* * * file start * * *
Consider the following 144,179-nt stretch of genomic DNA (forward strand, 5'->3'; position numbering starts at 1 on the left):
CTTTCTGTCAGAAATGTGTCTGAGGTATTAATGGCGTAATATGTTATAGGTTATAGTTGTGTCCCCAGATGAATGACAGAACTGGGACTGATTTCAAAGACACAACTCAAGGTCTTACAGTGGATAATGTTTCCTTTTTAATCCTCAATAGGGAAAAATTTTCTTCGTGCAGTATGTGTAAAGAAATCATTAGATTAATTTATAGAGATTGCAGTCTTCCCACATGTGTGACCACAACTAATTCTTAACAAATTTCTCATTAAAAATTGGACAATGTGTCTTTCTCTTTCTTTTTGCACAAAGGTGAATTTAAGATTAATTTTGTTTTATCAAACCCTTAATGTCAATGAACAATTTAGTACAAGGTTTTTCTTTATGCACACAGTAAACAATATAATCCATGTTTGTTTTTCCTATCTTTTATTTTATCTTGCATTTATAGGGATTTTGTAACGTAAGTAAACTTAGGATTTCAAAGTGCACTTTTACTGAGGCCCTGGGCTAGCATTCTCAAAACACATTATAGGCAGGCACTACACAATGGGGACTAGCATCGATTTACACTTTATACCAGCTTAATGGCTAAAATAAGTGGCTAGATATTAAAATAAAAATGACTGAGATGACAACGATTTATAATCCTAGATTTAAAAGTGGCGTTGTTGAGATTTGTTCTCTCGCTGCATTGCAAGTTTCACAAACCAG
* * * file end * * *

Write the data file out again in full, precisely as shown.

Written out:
Consider the following 144,179-nt stretch of genomic DNA (forward strand, 5'->3'; position numbering starts at 1 on the left):
CTTTCTGTCAGAAATGTGTCTGAGGTATTAATGGCGTAATATGTTATAGGTTATAGTTGTGTCCCCAGATGAATGACAGAACTGGGACTGATTTCAAAGACACAACTCAAGGTCTTACAGTGGATAATGTTTCCTTTTTAATCCTCAATAGGGAAAAATTTTCTTCGTGCAGTATGTGTAAAGAAATCATTAGATTAATTTATAGAGATTGCAGTCTTCCCACATGTGTGACCACAACTAATTCTTAACAAATTTCTCATTAAAAATTGGACAATGTGTCTTTCTCTTTCTTTTTGCACAAAGGTGAATTTAAGATTAATTTTGTTTTATCAAACCCTTAATGTCAATGAACAATTTAGTACAAGGTTTTTCTTTATGCACACAGTAAACAATATAATCCATGTTTGTTTTTCCTATCTTTTATTTTATCTTGCATTTATAGGGATTTTGTAACGTAAGTAAACTTAGGATTTCAAAGTGCACTTTTACTGAGGCCCTGGGCTAGCATTCTCAAAACACATTATAGGCAGGCACTACACAATGGGGACTAGCATCGATTTACACTTTATACCAGCTTAATGGCTAAAATAAGTGGCTAGATATTAAAATAAAAATGACTGAGATGACAACGATTTATAATCCTAGATTTAAAAGTGGCGTTGTTGAGATTTGTTCTCTCGCTGCATTGCAAGTTTCACAAACCAG